A native extension can cache lot of hard-to-generate data in the process
memory (that doesn't get destroyed after requests).

So, the straight conclusion is that we should have hybrid solution, that
has the strengths of both words. The arising question is where to draw
the line?

>From what you have written, I think you are suggesting to keep C code
minimal. I can imagine that in the following way: There is this
extension and the userspace application registers hooks on it, so it has
access to the interface benefits of the internal object model. This
more-or-less solved the outer interface problem, but generated a bigger
problem, PHP's internal interface is not ment to be used by user
scripts, and mixing the normal and this direct OO API would result in an
over-complicated and hard to maintain code.

The __get and __set methods create some magical behavior, but for this
we'd need a lot of magic, and we know magic don't scale well.

The other issue is performance. For the ORM field I didn't find
operation that could be moved out to native code efficiently. Most
complex operations need a lot of data, and passing this data to a native
function, doing decoding and after it's processed the time needed for
recoding would eliminate the performance benefit. For example ADODB
could implement the resultset_to_array method in C, because there's
minimal overhead on fetching a row from a database resource (negative
compared to it's PHP equivalent).

This isn't gonna work well. We need something different. And this the
solution I'm suggesting.

Let there be defined a small set of features that all ORM should have.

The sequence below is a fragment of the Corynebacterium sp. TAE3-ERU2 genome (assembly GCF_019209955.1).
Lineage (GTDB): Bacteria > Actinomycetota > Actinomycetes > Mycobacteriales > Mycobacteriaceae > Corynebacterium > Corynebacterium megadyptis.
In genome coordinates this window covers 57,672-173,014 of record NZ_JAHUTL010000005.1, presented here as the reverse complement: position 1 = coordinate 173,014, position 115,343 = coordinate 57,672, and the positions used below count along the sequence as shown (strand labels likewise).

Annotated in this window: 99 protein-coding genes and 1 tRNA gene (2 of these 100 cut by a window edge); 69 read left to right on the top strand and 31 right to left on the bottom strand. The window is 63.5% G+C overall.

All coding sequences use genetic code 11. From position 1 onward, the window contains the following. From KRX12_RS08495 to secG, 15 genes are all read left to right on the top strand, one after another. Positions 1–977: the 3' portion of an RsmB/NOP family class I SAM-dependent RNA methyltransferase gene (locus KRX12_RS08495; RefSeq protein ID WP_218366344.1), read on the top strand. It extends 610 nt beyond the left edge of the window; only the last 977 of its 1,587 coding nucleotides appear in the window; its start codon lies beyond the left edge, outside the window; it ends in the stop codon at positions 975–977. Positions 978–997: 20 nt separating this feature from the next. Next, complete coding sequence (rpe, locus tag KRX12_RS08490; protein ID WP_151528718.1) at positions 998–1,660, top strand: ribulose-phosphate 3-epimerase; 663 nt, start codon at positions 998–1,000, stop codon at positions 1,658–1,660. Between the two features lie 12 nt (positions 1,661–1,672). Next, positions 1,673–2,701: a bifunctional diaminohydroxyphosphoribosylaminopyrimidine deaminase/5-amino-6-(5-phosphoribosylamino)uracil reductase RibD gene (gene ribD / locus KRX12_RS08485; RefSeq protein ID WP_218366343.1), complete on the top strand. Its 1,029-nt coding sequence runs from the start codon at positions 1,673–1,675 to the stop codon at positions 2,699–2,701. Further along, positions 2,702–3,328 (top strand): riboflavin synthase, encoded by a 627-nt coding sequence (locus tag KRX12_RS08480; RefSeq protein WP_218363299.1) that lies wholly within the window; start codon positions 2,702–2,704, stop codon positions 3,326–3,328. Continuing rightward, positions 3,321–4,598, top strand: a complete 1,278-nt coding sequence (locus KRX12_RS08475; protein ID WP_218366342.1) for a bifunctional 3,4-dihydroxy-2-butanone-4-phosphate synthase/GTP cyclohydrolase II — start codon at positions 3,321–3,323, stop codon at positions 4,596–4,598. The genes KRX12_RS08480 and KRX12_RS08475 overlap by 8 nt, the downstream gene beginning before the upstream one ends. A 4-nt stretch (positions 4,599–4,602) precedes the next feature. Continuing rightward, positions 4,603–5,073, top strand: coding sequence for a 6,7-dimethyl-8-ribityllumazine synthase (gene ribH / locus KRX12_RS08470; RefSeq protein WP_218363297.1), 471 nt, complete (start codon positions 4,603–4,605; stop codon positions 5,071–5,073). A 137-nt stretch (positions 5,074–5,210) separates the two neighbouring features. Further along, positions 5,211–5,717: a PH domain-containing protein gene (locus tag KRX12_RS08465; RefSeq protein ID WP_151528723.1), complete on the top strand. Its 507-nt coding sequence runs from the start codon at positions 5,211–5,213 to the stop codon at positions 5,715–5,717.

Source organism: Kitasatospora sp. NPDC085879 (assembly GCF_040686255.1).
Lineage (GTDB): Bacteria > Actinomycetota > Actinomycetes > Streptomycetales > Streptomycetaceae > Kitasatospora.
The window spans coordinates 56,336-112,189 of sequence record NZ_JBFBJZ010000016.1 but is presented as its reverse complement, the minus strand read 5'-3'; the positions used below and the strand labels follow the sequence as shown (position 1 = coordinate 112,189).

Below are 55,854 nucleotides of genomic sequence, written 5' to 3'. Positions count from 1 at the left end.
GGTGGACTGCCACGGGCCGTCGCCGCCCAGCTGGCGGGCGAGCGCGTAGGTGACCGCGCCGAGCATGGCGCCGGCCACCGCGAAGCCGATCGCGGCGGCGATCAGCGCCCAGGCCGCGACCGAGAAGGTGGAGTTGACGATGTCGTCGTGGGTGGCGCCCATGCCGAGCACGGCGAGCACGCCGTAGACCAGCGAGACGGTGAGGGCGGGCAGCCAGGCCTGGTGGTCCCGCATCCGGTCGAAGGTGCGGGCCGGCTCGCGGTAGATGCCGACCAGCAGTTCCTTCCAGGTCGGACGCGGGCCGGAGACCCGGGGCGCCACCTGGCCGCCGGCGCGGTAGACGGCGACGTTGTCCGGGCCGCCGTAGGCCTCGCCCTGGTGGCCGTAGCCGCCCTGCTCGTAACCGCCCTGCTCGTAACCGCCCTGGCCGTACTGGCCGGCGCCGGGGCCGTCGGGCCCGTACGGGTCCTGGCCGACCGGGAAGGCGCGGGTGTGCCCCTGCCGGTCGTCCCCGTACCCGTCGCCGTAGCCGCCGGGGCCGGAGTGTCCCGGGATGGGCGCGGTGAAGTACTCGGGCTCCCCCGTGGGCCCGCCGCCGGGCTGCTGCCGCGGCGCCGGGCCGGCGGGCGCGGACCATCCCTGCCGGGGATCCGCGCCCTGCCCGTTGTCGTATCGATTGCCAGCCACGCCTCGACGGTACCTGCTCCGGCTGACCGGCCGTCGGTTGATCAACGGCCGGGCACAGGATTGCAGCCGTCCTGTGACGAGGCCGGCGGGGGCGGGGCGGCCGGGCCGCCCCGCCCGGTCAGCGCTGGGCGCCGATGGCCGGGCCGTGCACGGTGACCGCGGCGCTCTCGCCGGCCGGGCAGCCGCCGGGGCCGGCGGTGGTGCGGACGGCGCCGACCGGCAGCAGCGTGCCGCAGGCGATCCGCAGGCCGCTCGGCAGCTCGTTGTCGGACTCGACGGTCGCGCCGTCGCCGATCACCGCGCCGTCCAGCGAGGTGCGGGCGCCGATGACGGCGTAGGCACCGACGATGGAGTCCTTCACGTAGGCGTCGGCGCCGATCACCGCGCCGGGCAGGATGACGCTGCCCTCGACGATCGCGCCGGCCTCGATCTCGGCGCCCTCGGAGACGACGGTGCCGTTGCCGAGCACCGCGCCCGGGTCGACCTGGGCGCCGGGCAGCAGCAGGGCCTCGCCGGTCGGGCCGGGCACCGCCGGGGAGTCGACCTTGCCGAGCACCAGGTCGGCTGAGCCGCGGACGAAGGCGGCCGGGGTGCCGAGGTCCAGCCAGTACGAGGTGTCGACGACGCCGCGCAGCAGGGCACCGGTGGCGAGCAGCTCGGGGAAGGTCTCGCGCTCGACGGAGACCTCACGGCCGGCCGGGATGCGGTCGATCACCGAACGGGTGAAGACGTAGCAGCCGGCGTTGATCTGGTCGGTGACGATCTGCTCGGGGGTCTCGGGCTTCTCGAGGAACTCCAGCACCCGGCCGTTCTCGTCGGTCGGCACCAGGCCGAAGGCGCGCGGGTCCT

This is what most people use most of the time. Let's implement this set
of features in native code, and make it very flexible and extensible, so
other features could be added to it from PHP code. This solution
performs nicely for common tasks, but could also have many - not so
commonly used - fancy features implemented in PHP. Of course these extra
features won't be as fast as the rest, but this way special needs could
also be addressed.

So the frequently used features are fast, and the less-used features are
slow, but there these extra features are easy to implement. I think this
is good.

And one more point. In C you can implement complex object oriented
structures (lot of classes with fancy virtual functions) with small
overhead, while in PHP this structure could mean a lot of overhead. For
example separate class for every column type, and separate object for
every persistent value is unimaginable in PHP, but sounds OK in C. This
means that although managing PHP code should be easier than managing C
code, thanks to the stronger structure in C, in the end it could turn
out to be just as manageable as it's imagined PHP equivalent.